BLOOMINGTON: 5 ARRESTED AT FARMERS MARKET - Five members of a group known as the “Purple Shirt Brigade” were arrested and cited for criminal trespass and disorderly conduct Saturday at the Bloomington Farmers’ Market (Indiana Public Media). The group was formed to protest the presence of vendor Sarah Dye, co-owner of Schooner Creek Farm.  Dye’s name has allegedly been linked to Nolan Brewer, who plead guilty to vandalizing a synagogue in Carmel last year. Dye told an alt-right website that she’s an “Identitarian,” which experts say is a movement that says “change of a country through diversity is bad.” The City of Bloomington issued a statement earlier this year saying it would not remove Dye from the market because it would be a violation of her constitutional rights.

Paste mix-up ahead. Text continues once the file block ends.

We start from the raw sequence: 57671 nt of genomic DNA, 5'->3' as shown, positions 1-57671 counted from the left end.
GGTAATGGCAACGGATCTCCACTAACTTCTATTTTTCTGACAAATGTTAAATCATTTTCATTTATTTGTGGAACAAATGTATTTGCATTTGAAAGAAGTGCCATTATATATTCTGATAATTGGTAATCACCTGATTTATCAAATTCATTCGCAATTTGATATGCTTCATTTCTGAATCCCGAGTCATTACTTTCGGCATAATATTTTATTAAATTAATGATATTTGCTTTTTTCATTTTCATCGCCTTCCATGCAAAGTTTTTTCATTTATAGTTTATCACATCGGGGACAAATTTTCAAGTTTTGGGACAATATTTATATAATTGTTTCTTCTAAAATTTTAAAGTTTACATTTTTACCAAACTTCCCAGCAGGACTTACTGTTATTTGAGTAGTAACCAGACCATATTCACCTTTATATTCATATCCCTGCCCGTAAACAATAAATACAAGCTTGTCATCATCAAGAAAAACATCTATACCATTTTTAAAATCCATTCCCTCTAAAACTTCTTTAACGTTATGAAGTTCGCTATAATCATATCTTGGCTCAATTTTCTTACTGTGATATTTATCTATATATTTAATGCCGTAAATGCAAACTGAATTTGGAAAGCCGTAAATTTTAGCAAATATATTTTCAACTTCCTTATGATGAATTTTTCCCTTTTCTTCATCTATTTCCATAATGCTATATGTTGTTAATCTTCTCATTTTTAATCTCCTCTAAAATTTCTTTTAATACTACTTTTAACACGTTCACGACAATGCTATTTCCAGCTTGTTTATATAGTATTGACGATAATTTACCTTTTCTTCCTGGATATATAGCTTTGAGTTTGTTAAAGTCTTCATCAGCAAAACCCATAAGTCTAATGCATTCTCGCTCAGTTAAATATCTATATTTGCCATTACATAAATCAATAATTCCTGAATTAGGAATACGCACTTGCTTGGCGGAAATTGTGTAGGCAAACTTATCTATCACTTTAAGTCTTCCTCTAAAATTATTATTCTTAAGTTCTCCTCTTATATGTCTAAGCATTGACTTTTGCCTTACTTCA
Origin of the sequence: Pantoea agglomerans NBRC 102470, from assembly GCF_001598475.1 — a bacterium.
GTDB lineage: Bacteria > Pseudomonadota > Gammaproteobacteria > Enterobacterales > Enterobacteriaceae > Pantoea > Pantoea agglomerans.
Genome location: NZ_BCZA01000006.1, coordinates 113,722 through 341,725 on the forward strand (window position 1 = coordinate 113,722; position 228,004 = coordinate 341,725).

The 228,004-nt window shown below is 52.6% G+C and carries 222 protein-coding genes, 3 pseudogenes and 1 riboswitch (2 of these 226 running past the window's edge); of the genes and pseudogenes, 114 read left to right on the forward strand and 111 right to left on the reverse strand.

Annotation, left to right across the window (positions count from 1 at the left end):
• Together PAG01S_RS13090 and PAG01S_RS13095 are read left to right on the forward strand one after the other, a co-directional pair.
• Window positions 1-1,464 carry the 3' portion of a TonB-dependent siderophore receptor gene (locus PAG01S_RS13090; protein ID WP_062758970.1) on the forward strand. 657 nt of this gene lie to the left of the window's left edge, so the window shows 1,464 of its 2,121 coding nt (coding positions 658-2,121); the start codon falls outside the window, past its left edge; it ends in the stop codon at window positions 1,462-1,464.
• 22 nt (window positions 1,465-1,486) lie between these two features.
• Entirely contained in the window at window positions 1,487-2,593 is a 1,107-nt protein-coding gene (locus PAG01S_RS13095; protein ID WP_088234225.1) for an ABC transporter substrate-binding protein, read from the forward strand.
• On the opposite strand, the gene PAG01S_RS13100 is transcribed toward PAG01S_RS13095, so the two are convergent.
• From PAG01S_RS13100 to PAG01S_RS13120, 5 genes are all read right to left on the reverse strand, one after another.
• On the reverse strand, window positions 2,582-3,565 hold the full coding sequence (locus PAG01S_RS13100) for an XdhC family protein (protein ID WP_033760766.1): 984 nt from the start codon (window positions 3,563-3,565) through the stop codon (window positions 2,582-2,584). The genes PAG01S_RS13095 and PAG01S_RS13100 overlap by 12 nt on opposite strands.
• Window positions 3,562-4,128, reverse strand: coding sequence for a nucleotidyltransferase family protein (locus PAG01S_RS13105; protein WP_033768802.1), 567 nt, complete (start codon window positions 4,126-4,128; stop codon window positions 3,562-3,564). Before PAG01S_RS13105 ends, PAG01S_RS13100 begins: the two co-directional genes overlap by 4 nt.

INDIANAPOLIS: 2 MORE DISTICTS CLOSE FOR TEACHER PROTESTS - More Indiana school districts are closing schools so teachers can attend a rally at the Indiana Statehouse (WTHR-TV). Schools in Washington Township and Lawrence Township will be closed November 19 for the "Red for Ed Action Day." The districts join Indianapolis Public Schools and several others in canceling classes for the rally. "We are a school district that values people above all else. We support the collective voice of our teachers," said MSD of Lawrence Township Superintendent Dr. Shawn A. Smith. "Having flexibility in our calendar will allow the district to make up this day." Lawrence Township students will now have an eLearning Day on February 14, 2020 and the staff will report to work. Washington Township students will have a make-up day on Tuesday, February 18, 2020.